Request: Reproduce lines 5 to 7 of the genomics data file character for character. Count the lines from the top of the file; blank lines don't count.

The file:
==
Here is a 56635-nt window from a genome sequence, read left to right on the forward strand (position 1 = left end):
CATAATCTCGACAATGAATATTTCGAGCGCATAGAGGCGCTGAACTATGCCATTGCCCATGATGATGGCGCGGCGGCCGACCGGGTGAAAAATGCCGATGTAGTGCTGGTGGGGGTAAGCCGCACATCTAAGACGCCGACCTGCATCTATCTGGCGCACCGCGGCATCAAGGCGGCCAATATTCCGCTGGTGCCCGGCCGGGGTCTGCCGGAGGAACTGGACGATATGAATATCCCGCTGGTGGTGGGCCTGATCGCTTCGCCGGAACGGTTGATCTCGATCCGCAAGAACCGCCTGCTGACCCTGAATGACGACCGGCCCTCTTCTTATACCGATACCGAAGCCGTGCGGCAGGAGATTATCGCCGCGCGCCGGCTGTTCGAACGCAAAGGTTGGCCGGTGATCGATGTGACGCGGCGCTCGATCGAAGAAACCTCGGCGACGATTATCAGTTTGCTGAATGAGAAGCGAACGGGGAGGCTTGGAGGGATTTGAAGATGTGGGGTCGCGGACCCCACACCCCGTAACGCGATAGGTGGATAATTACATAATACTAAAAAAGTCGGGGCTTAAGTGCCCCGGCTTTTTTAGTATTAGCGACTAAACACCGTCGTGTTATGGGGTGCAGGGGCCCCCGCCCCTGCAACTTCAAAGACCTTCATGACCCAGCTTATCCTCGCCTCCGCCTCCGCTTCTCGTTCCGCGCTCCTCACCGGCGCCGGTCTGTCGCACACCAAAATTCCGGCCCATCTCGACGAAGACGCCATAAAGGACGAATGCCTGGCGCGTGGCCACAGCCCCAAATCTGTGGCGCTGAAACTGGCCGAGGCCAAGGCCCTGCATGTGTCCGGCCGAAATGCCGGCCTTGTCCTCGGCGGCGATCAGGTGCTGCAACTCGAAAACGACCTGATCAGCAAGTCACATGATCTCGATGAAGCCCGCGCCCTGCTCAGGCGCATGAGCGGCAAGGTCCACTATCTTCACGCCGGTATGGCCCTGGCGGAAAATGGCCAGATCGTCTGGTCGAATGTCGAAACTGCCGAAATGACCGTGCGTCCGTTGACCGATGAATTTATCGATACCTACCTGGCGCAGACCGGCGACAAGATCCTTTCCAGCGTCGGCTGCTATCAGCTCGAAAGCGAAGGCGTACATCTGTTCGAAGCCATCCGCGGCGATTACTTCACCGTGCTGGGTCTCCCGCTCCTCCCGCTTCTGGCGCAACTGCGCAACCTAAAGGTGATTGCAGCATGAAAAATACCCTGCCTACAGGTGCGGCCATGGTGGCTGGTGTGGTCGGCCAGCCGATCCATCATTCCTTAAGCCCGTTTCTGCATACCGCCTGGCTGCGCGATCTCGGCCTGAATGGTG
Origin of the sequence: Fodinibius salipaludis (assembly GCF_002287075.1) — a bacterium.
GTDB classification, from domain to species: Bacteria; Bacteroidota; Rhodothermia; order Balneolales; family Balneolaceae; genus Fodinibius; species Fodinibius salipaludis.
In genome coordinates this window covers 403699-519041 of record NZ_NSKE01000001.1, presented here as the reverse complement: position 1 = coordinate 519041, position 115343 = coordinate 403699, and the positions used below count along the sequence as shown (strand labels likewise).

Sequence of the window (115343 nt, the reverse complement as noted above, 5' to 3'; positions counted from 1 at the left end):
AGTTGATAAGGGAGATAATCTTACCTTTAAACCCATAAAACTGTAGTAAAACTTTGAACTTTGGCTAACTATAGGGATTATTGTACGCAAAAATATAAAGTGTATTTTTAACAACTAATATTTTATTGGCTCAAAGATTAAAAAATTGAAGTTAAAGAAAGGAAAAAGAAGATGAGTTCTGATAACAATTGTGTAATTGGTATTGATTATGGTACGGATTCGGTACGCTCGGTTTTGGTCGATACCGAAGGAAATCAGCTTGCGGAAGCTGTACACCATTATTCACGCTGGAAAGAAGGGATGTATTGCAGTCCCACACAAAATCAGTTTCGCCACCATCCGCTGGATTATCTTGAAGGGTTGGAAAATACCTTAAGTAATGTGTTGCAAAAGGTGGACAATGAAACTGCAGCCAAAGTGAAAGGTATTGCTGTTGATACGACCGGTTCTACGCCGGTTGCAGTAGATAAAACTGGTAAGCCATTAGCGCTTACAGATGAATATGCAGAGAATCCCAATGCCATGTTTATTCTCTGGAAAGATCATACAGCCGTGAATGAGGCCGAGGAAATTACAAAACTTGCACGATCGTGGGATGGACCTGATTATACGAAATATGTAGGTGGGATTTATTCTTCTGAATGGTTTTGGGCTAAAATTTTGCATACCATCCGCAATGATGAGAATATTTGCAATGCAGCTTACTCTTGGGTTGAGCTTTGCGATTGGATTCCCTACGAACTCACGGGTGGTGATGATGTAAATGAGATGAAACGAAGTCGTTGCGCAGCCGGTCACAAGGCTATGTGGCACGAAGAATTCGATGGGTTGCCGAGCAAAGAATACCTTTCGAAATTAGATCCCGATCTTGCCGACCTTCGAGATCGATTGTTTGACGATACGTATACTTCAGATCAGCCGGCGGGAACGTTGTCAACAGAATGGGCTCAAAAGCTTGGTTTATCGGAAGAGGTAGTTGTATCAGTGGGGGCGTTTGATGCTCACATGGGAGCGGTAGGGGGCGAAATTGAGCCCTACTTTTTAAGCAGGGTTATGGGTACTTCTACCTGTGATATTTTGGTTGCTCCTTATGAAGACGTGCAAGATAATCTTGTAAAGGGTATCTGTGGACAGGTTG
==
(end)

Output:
In genome coordinates this window covers 403699-519041 of record NZ_NSKE01000001.1, presented here as the reverse complement: position 1 = coordinate 519041, position 115343 = coordinate 403699, and the positions used below count along the sequence as shown (strand labels likewise).

Sequence of the window (115343 nt, the reverse complement as noted above, 5' to 3'; positions counted from 1 at the left end):
AGTTGATAAGGGAGATAATCTTACCTTTAAACCCATAAAACTGTAGTAAAACTTTGAACTTTGGCTAACTATAGGGATTATTGTACGCAAAAATATAAAGTGTATTTTTAACAACTAATATTTTATTGGCTCAAAGATTAAAAAATTGAAGTTAAAGAAAGGAAAAAGAAGATGAGTTCTGATAACAATTGTGTAATTGGTATTGATTATGGTACGGATTCGGTACGCTCGGTTTTGGTCGATACCGAAGGAAATCAGCTTGCGGAAGCTGTACACCATTATTCACGCTGGAAAGAAGGGATGTATTGCAGTCCCACACAAAATCAGTTTCGCCACCATCCGCTGGATTATCTTGAAGGGTTGGAAAATACCTTAAGTAATGTGTTGCAAAAGGTGGACAATGAAACTGCAGCCAAAGTGAAAGGTATTGCTGTTGATACGACCGGTTCTACGCCGGTTGCAGTAGATAAAACTGGTAAGCCATTAGCGCTTACAGATGAATATGCAGAGAATCCCAATGCCATGTTTATTCTCTGGAAAGATCATACAGCCGTGAATGAGGCCGAGGAAATTACAAAACTTGCACGATCGTGGGATGGACCTGATTATACGAAATATGTAGGTGGGATTTATTCTTCTGAATGGTTTTGGGCTAAAATTTTGCATACCATCCGCAATGATGAGAATATTTGCAATGCAGCTTACTCTTGGGTTGAGCTTTGCGATTGGATTCCCTACGAACTCACGGGTGGTGATGATGTAAATGAGATGAAACGAAGTCGTTGCGCAGCCGGTCACAAGGCTATGTGGCACGAAGAATTCGATGGGTTGCCGAGCAAAGAATACCTTTCGAAATTAGATCCCGATCTTGCCGACCTTCGAGATCGATTGTTTGACGATACGTATACTTCAGATCAGCCGGCGGGAACGTTGTCAACAGAATGGGCTCAAAAGCTTGGTTTATCGGAAGAGGTAGTTGTATCAGTGGGGGCGTTTGATGCTCACATGGGAGCGGTAGGGGGCGAAATTGAGCCCTACTTTTTAAGCAGGGTTATGGGTACTTCTACCTGTGATATTTTGGTTGCTCCTTATGAAGACGTGCAAGATAATCTTGTAAAGGGTATCTGTGGACAGGTTG